You open up any newspaper on any given day and you can see articles about the horrendous air or water pollution in China. Having lived in Beijing, I can tell you it is worse than it seems. It is unbelievable. They’re literally killing their people with the pollution. At the same time, increasing literacy and access to the internet is making what was an environmental issue into a political issue.

There are a lot of factors that contribute to the air pollution in China, but overwhelmingly, the biggest factor is that 70% to 75% of electricity production is from coal-fired furnaces, often old coal-fired furnaces. By ratcheting down electricity consumption and trying to shift the sources of energy, they’re trying to improve their environmental conditions, particularly air pollution, quickly.

They are very deliberately trying to reduce their dependence on coal. This links to the long-term outlook for global coal pricing. Coal, used for power generation, tracks the pricing for other energy commodities. It is a direct substitute for other forms of energy—not that they’re substitutable in large scale in the short run but, over time, they are.

On a value basis, coal is 40% of all the minerals and ores extracted globally. It’s not just China’s shift weighing on global pricing for thermal coal. There is the global economic slowdown as well as the prospect of sustained low pricing for shale gas in North America. Those add to China’s efforts to both reduce the energy intensity of its GDP growth as well as its dependence on coal.

Q: How do climate and carbon issues impact mining and metals?

CO2 is an issue for mining but it becomes more of a concern as you move further downstream into steelmaking, aluminum production, and copper smelting. Again, this is an area where the Chinese steel industry has a disproportionate impact. Globally, the steel industry produces about 1.8 metric tons of CO2 for every metric ton of steel. In China it’s significantly more. Much of that is how bad the coal-fired utilities are with respect to technologies for pollution control.

This goes into trade and sustainability issues. The U.S. and Europe have, at times, contemplated more aggressive CO2 restrictions and taxes. I think CO2 controls are absolutely essential. However, there was a real potential for perverse outcomes if regional restrictions on CO2 had forced the closure of steelmaking in Europe or North America, which was certainly a potential outcome. Substituting the relatively carbon-efficient production in mature economies with imports from China would’ve measurably worsened global CO2 production.

Q: Do sustainability issues get attention in the sector?

Going back upstream to the mining stage, sustainable business practices are absolutely on every CEO’s top-of-mind agenda. There are social and environmental sustainability issues associated with this scramble for resources going on all over the world. At the mining stage, sustainability is fundamentally about environmental protection, sovereign rights, indigenous rights, and developing a workforce.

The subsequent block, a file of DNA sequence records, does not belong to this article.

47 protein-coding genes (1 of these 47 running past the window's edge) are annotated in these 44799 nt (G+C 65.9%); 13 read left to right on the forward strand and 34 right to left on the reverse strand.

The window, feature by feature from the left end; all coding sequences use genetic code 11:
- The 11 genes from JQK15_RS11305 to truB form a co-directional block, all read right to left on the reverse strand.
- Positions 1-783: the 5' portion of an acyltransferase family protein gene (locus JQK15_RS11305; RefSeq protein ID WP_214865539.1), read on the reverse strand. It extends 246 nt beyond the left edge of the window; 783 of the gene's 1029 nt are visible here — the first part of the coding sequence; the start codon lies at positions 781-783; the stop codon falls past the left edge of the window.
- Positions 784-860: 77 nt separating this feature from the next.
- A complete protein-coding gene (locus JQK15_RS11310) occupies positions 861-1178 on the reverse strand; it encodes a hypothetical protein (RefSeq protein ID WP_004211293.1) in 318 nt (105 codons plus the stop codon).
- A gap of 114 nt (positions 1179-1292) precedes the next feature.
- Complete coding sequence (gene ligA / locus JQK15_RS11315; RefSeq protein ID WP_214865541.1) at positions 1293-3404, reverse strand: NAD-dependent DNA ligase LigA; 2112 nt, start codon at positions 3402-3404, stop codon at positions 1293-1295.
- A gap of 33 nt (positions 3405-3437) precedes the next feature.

I’m not going to say that the performance of the miners in their traditional mining locations was pristine. There are lots of horror stories about adverse environmental and human health impacts associated with mining activities around the world. But when demand for mineral ores was growing slowly, exploration and new development was done in a measured way and in parts of the world where the sectors were mature.

With the rapid rise in prices, it became economic to seek out and then develop other sources of supply. But because the good locations were already being developed, getting the next increment of supply typically requires going into new regions and accepting lower quality in the underlying reserve. Shipping material out of these remote areas requires putting in rail lanes or pipelines. Those increase cost and environmental exposure. All of it requires larger and larger amounts of capital investment.

As miners ask to open up new locations that are often more remote and further into indigenous-population areas, there has been growing awareness on the part of many governments about impacts of mining. Governments are much more sophisticated and much more appropriately aggressive about commanding behavior.

Countries which in the past might’ve been willing to simply export a raw material have increasingly been insisting on either higher taxes or more value being added to the raw materials in-country in order to create wealth, create jobs, and promote development. We see this all over the world. Brazil, Indonesia, South Africa, and India have all made strong efforts to either keep or utilize raw materials in-country to drive economic growth.

Often governments are requiring mining companies to make massive social infrastructure investments to support the workforce—schools, hospitals, and so on. The company has to develop a workforce, train people, and create a viable, sustainable community in these remote locations.

In a world when everybody is trying to get their hands on resources, how does your company position itself to get the preferred resources at the right price? That has to do with your capabilities in exploration along with everything else you’re willing to do from the sustainability and social-development standpoint. All told, if your goal is to mine and develop commodities, how you manage all the stakeholder groups is of critical importance.

Interview conducted and edited by Ted O'Callahan.